Today's News

  • Ansell’s essay wins overall champion honors

    Los Alamos resident Gerald Ansell traveled to England last month to accept first prize in an international “Sporting Days” essay competition. To his surprise, Ansell also was crowned the overall winner of the prestigious Age Concern Essex Essay and Poetry Writing event.

    “I had no idea I had won the overall prize and felt very honored – it was one of the most rewarding moments of my life,” said the 74-year-old.

    His entry described a childhood memory when he and a group of friends created their own version of the Olympic Games in 1948, the year the actual games took place in London.

  • Construction Zone 06-26-11

    Public Works Projects: For more information about the projects listed below, please email lacpw@lacnm.us or call 662-8150.

    Diamond Drive
    Phase 4
    Northbound from the Bridge — No left onto Canyon Road; use University. The right turn slip lane onto eastbound Trinity should reopen mid-week; right turns at the signal may still occur. The left lane continues through the work zone.

  • Update 06-26-11

    LAPS is on TV
    Mountain Elementary School will be featured at 5 a.m. Monday on the Discovery Channel in a special edition half hour show called The Profiles Series.

    Applications accepted
    Applications are being accepted through July 15 for the 2011-2012 Leadership Los Alamos program. Visit http://leadershiplosalamos.memberlodge.com/

    CRC meeting
    The Charter Review Committee will meet in Council Chambers at 5:30 p.m. Monday and the main topic of discussion will be possible charter changes to the office of the county sheriff.

    Film series

  • Nobel laureate conveys ‘Great Ideas in Biology’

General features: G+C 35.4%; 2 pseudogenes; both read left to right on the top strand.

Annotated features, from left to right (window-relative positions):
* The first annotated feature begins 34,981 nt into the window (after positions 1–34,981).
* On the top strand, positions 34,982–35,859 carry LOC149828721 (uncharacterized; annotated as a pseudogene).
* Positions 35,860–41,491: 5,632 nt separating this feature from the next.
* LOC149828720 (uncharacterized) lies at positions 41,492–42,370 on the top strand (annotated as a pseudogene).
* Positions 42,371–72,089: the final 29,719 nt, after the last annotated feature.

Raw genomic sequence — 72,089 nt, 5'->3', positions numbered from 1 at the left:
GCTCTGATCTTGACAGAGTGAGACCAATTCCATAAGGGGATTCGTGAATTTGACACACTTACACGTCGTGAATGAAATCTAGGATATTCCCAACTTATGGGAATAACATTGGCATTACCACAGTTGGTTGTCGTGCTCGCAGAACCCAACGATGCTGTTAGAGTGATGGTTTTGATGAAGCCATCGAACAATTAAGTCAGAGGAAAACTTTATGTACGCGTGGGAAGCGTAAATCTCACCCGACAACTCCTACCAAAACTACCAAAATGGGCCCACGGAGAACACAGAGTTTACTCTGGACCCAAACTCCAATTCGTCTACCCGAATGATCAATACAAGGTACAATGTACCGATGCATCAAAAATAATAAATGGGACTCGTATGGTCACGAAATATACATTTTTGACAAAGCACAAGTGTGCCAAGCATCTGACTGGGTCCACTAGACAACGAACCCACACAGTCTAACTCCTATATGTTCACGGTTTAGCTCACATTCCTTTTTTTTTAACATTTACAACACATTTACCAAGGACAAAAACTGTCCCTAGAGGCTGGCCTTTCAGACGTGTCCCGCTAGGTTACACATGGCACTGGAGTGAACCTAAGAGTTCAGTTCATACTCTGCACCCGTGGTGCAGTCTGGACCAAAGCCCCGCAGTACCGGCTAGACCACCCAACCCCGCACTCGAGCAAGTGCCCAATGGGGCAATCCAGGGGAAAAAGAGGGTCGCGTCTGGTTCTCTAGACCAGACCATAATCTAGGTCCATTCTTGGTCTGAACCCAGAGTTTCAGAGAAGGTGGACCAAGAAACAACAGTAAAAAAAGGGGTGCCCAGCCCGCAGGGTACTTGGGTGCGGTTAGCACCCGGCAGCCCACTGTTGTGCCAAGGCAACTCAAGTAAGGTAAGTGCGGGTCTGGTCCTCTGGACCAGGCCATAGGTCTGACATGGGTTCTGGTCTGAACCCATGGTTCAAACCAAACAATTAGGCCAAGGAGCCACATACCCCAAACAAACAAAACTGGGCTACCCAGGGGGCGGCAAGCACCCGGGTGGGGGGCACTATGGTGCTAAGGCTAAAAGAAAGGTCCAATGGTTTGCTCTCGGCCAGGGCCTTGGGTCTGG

The audience at the White Rock Baptist Church overflowed into a second room to hear Nobel laureate Paul Nurse deliver a lecture on “Great Ideas in Biology.” Nurse was the 41st speaker in the Oppenheimer Memorial Lecture series, sponsored by the J. Robert Oppenheimer Memorial Committee.

    Nurse is the current president of Britain’s Royal Society and the director of the UK Centre for Medical Research and Innovation, which when completed will be the largest biomedical research center in Europe.

  • Council set to finalize strategic plan

    The focus of Tuesday night’s council meeting will be an attempt to reach consensus and formally adopt the county’s updated Strategic Leadership Plan.

    Councilors and administrative staff met in January to discuss new strategic goals for 2011 and beyond. Facilitator Carl Neu conducted session to help councilors – with input from staff – formulate a new vision statement and strategic focus areas, which are described as “those items of extreme strategic importance that will ultimately determine the nature and quality of the future of Los Alamos County.”

  • A Dog Gone Miracle

    Los Alamos resident Beau Ballard and his fiancé, Magen Coleman, met adoptable Siberian Husky Jake, on several occasions at a dog park in Albuquerque. They decided to take the canine home to see if he would be a good fit. He was with them for just a couple of days when he slipped out of his collar during an evening walk at Ashley Pond and ran into Los Alamos Canyon.